The notion of divinity underwent radical changes in the early period of
The word is identical to the usual plural of el meaning gods or magistrates, and is cognate to the 'l-h-m found in
Elohim is a
In Hebrew, the ending -im normally indicates a masculine plural. However, when referring to the Hebrew God, Elohim is usually understood to be grammatically singular (i.e. it governs a singular verb or adjective). Another possible related word is Ilāhīn (إلاهين), meaning two gods, while alīha (gods, آله) is the collective form of īlah (a god, إله).[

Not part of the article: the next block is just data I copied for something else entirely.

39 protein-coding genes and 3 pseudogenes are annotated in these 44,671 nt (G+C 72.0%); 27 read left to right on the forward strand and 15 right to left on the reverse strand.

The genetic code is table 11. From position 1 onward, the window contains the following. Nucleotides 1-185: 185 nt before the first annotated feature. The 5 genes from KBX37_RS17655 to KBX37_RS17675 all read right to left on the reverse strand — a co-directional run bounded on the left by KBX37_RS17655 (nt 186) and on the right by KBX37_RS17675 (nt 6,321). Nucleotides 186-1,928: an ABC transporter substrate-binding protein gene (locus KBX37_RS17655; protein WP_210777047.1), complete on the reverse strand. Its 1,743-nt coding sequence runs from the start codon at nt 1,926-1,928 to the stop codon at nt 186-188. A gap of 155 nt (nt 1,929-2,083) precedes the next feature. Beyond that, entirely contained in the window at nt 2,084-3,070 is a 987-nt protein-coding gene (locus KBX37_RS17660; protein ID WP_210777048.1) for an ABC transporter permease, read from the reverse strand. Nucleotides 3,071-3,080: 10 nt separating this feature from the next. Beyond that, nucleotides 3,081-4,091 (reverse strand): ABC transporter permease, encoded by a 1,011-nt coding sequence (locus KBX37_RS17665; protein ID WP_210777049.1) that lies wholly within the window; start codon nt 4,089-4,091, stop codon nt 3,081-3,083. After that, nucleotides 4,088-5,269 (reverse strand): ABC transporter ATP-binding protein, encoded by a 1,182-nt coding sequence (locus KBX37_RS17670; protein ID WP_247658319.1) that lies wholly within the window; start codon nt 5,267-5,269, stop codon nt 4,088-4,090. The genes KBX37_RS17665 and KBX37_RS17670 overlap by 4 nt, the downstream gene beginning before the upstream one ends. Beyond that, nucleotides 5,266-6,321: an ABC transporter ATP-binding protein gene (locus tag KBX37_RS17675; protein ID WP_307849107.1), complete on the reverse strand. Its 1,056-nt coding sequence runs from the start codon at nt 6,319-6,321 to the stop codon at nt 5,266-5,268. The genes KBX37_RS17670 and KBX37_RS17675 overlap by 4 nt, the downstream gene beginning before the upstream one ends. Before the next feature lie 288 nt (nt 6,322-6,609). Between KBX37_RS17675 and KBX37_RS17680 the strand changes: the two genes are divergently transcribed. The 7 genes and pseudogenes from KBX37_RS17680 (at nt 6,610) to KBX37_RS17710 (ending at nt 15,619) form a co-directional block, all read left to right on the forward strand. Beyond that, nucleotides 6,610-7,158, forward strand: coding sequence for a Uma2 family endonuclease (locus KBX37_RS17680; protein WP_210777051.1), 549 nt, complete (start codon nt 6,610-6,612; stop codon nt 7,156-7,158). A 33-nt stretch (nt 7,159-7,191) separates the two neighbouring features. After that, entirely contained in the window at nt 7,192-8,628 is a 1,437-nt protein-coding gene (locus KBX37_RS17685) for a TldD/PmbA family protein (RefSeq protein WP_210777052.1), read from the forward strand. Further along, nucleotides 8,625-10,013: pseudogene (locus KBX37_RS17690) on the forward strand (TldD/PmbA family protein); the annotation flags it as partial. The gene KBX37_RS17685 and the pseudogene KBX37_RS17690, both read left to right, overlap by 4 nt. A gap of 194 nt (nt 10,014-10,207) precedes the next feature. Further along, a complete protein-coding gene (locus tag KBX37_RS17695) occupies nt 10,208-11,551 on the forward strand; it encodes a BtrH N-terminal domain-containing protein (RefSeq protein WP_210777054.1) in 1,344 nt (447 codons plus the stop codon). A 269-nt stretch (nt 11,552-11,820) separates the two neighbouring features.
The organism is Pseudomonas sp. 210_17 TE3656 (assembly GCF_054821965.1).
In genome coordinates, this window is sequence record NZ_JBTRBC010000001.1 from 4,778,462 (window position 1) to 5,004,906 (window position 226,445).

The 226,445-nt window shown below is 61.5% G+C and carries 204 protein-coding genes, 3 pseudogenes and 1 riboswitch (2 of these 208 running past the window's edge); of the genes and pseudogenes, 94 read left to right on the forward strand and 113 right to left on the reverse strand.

It is generally thought that Elohim is derived from eloah, the latter being an expanded form of the Northwest Semitic noun ’il. The related nouns eloah (אלוה) and
"El" (the basis for the extended root ʾlh) is usually derived from a root meaning "to be strong" and/or "to be in front".